So, Canada, in case you haven’t been paying attention, there’s a new flat track roller derby power rising in the east, and it is looking more and more ready to ascend to the top.
On Saturday, Roller Derby Quebec’s Viande Froide et Charcuteries (take a moment to let that great name sink in!) won the Fresh and the Furious 2015 in absolutely dominant fashion, completing a summer season in which the league’s two house league teams finished 1-2 at the Beast of the East and the travel team, Les Duchesses, has been quietly training at a high level, including one unsanctioned game each against Montreal’s two travel teams.
Roller Derby Quebec was already on most people’s radars, especially after the Beast run, but after this weekend’s performance by the league’s freshest skaters, there should remain no doubt that this is the league to watch. It was as dominant a run as we’ve ever seen at the one day, sixteen-team event: Five straight wins with an average differential of 87 points; 584 total points scored (a record), with a per-game average of 117 points; and the second highest scoring single game in tournament history (155).
And did I mention that they managed to do all this with seven skaters?
Amalgamated leagues and tiny benches were the story of the grueling fifteen-team, one-day tournament (played on one of the hottest days of the summer at that), with a majority of teams skating with mixed rosters (including perennial powers Toronto Roller Derby, whose D-VAS—mixed with Kingston skaters—finished out of the Top 3 for the first time ever), and while for the past two years the Quebec teams had optioned to skate as a unified provincial team, this year Montreal sent a fully loaded Smash Squad (eventually finishing second) while the debuting Roller Derby Sherbrooke bolstered its numbers with a few extra bodies from Trois-Rivieres. With many teams under the 14-skater norm, two teams, the Thicket from Forest City and Quebec, ended up with less than 10. Quebec actually started with 8 skaters, but one of the team’s top jammers, Chlomydia, was injured early in the first game. The Viande Froide handled the loss brilliantly, showing the perseverance and incredible endurance that has become the hallmark of this league.
Quebec’s growing provincial dominance was a big part of the Fresh story in 2015. Montreal’s Smash Squad returned as an independent team for the first time since winning it all in 2012 and played wonderfully, dominating usually strong entries from Toronto, Royal City (in the semifinal), and the defending champion Cannon Dolls (from Capital City) in the opening game of the tournament. Sherbrooke’s Les Rebelles also surprised, and did so in dramatic fashion. After dropping the opening game to the Hamutantes (a GTA/Hammer City mixed team that also performed exceptionally), Les Rebelles needed to win two in a row to advance; first, they eliminated Ottawa’s Cannon Dolls in a thrilling 94-92 game, before managing to score one point as time expired to cancel a final-jam 10-point comeback by the DRRD’y Farmers in an 81-80 win that sent them to the quarterfinal knock-out round.
Sherbrooke’s run eventually ended at the hands of Royal City’s Our Ladies of Pain, who had a fantastic day (buoyed by the largest cheering section of the tournament). After a third place finish in 2011 and reaching the Fresh final in 2012 (as the Top Herloins), Royal City had not advanced beyond the quarters since, but did so this year, falling in the semifinals to the Smash Squad in a rematch of that 2012 final. Another league that quietly had a bounce back tournament was the lone US entrant, Queen City’s Queen’s Court. After a final four finish at the inaugural Fresh in 2011, the team had failed to advance beyond the first round since, but they narrowly knocked off Wellington’s surprising Bloody Marys to do so this year.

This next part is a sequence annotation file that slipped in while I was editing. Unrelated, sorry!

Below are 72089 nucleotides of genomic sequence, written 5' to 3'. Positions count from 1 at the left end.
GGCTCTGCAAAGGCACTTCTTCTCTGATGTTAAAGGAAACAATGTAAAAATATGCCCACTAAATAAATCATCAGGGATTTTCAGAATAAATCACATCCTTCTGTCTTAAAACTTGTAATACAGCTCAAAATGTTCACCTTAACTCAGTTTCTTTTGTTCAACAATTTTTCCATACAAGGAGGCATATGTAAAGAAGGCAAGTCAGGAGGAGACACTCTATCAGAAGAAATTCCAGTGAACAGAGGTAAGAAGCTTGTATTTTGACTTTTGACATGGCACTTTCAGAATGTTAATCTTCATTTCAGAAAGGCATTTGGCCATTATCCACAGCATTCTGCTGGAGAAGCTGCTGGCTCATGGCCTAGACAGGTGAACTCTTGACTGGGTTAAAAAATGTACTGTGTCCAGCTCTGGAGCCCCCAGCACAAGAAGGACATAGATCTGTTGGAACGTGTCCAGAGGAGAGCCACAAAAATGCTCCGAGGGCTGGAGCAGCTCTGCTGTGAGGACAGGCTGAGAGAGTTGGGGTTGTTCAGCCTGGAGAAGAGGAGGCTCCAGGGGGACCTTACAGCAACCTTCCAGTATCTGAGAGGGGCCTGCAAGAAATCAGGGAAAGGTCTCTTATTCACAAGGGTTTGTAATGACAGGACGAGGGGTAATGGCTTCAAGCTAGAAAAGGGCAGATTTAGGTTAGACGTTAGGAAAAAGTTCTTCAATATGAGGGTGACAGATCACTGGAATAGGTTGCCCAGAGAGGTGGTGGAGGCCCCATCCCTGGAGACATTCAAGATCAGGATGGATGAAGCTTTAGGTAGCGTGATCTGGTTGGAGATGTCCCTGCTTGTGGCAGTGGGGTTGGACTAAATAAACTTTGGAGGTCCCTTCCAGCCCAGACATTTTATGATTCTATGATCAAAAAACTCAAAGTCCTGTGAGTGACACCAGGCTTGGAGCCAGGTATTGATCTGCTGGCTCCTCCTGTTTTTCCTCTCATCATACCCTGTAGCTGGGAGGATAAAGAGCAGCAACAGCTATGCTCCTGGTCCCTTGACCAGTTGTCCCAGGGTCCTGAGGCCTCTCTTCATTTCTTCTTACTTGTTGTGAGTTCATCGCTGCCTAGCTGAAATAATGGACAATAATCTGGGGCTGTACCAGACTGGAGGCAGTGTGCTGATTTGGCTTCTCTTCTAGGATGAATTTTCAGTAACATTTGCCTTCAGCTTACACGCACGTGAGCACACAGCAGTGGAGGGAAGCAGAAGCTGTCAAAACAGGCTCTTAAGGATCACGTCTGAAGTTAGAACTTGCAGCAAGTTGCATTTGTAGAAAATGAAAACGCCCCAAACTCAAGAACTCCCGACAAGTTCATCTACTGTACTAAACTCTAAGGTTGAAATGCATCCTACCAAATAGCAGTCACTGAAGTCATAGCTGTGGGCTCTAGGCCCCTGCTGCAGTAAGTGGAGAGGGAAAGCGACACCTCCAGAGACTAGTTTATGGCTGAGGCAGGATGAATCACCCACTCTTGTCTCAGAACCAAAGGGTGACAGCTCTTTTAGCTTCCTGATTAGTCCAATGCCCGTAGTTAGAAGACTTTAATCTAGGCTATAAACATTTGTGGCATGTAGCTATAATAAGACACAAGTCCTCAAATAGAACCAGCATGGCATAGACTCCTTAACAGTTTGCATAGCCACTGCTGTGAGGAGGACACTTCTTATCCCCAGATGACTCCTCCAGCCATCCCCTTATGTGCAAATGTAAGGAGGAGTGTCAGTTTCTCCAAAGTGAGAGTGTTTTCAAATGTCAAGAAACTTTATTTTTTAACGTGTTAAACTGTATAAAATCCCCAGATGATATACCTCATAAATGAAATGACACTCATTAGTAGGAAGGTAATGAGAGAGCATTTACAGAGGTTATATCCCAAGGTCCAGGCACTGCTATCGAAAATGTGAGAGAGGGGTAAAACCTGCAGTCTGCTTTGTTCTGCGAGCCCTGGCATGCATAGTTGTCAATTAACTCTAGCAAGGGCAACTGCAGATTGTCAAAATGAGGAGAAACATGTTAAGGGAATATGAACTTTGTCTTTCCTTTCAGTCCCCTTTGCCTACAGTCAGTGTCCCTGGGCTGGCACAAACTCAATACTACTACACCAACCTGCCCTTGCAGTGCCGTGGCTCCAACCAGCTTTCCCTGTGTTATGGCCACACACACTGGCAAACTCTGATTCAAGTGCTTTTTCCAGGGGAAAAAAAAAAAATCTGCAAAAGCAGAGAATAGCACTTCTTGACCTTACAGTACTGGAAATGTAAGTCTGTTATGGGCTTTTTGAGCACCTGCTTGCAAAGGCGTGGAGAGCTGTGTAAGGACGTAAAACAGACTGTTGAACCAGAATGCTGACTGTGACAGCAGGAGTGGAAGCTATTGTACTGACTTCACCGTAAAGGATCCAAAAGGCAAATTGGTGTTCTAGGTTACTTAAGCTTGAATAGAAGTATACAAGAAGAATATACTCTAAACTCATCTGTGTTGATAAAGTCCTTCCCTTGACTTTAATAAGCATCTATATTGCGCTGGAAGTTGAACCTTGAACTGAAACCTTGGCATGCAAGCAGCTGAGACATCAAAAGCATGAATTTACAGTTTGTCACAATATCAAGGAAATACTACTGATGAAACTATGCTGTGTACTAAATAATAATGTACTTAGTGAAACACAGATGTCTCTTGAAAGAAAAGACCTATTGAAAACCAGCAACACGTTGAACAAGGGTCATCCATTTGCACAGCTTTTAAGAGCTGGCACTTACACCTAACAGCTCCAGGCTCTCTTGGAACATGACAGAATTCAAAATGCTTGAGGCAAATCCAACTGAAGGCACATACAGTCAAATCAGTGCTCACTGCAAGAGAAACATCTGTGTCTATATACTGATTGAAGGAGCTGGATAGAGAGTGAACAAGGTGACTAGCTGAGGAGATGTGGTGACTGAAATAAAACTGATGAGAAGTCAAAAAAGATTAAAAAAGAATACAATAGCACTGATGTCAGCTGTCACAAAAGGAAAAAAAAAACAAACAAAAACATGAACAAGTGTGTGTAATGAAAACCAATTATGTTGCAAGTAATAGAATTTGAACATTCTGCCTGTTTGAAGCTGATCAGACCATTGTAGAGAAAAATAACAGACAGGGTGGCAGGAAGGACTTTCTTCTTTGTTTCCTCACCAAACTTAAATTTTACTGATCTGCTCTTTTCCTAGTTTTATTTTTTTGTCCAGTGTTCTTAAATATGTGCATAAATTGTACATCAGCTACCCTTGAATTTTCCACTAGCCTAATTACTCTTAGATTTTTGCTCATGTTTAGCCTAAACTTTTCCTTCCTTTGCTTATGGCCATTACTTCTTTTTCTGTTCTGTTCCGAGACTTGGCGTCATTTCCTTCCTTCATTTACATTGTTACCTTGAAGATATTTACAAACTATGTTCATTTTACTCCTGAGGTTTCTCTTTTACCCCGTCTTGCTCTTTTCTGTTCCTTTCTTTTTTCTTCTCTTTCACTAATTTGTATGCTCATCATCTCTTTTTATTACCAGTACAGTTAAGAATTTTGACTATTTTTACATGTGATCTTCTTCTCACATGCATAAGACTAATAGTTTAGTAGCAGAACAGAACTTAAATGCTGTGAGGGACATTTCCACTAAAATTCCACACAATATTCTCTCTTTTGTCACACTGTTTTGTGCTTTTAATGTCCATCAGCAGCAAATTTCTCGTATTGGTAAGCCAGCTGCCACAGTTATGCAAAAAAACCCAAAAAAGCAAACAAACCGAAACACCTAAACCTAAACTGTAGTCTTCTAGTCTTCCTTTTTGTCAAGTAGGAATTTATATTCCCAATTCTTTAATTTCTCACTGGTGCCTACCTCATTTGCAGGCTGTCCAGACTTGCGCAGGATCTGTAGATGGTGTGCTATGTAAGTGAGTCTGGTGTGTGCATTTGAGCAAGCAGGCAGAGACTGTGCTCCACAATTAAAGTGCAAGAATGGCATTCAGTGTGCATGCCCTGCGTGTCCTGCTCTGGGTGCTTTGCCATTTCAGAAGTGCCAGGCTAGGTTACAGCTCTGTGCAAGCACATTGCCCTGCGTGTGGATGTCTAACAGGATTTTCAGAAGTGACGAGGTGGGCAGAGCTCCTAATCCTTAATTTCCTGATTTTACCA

Despite the variety of fine performances, the narrative of this tournament ran directly through the winning team. A five-skater pack (featuring blockers Divacop, Dildodo Bombass, Ninge Turtle, Cunts’n’Roses, and pivot KillEasy) and a two-jammer rotation (Taminator and Izzy Gonzales, who seemed light years ahead of the competition) ran roughshod over the competition, dominating from start to finish and showing that even if Roller Derby Quebec has not ascended to the top of the pyramid of competitive Canadian derby just yet, the strength of its base (seemingly so far ahead of everyone else’s), means that it’s just a matter of time.
|Double Elimination: ArenaNEO Fights 75 vs. South Simcoe Rebel Rollers 73Roller Derby Quebec 124 vs. Queen’s Court 10
Rogue D-VAS 47 vs. Thicket 67
Renegade Derby Dames 59 vs. Our Ladies of Pain 76
NEO Fights 14 vs. Quebec 155
South Simcoe (elim.) 69 vs. Queen’s Court 107
Thicket 58 vs. Our Ladies of Pain 114
Rogue D-VAS 102 vs. Renegade Derby Dames (elim.) 59
NEO Fights (elim.) 56 vs. D-VAS 70
Thicket (elim.) 91 vs. Queen’s Court 111
|Double Elimination: Bubble 705 Bombshells 42 vs. DRRD’y Farmers 53Smash Squad 121 vs. Cannon Dolls 50
Les Rebelles 43 vs. Derby Hamutantes 136
DRRD’y Farmers 56 vs. Bloody Marys 96
Smash Squad 76 vs. Hamutantes 57
Cannon Dolls (elim.) vs. Les Rebelles 94
DRRD’y Farmers (elim.) 80 vs. Les Rebelles 81
Hamutantes 107 vs. 705 Bombshells (elim.) 37
Our Ladies of Pain 102 vs. Les Rebelles 54
Roller Derby Quebec 102 vs. Hamutantes 45
Smash Squad 97 vs. Rogue D-VAS 37
Bloody Marys 59 vs. Queen’s Court 62
Roller Derby Quebec 103 vs. Queen’s Court 16
Our Ladies of Pain 76 vs. Smash Squad 153
Our Ladies of Pain 119 vs. Queen’s Court 101
Roller Derby Quebec 100 vs. Smash Squad 46
**This year’s Louisa Kalimeris Heart Award went to Les Rebelle’s Malicious, who always seemed to jam with a smile.
**Once again, Layer9.ca was there to provide a live feed of all the action on both tracks. The archives are already up, so be sure to check them out. As an added bonus, most of the games featuring teams from Quebec include bilingual commentary.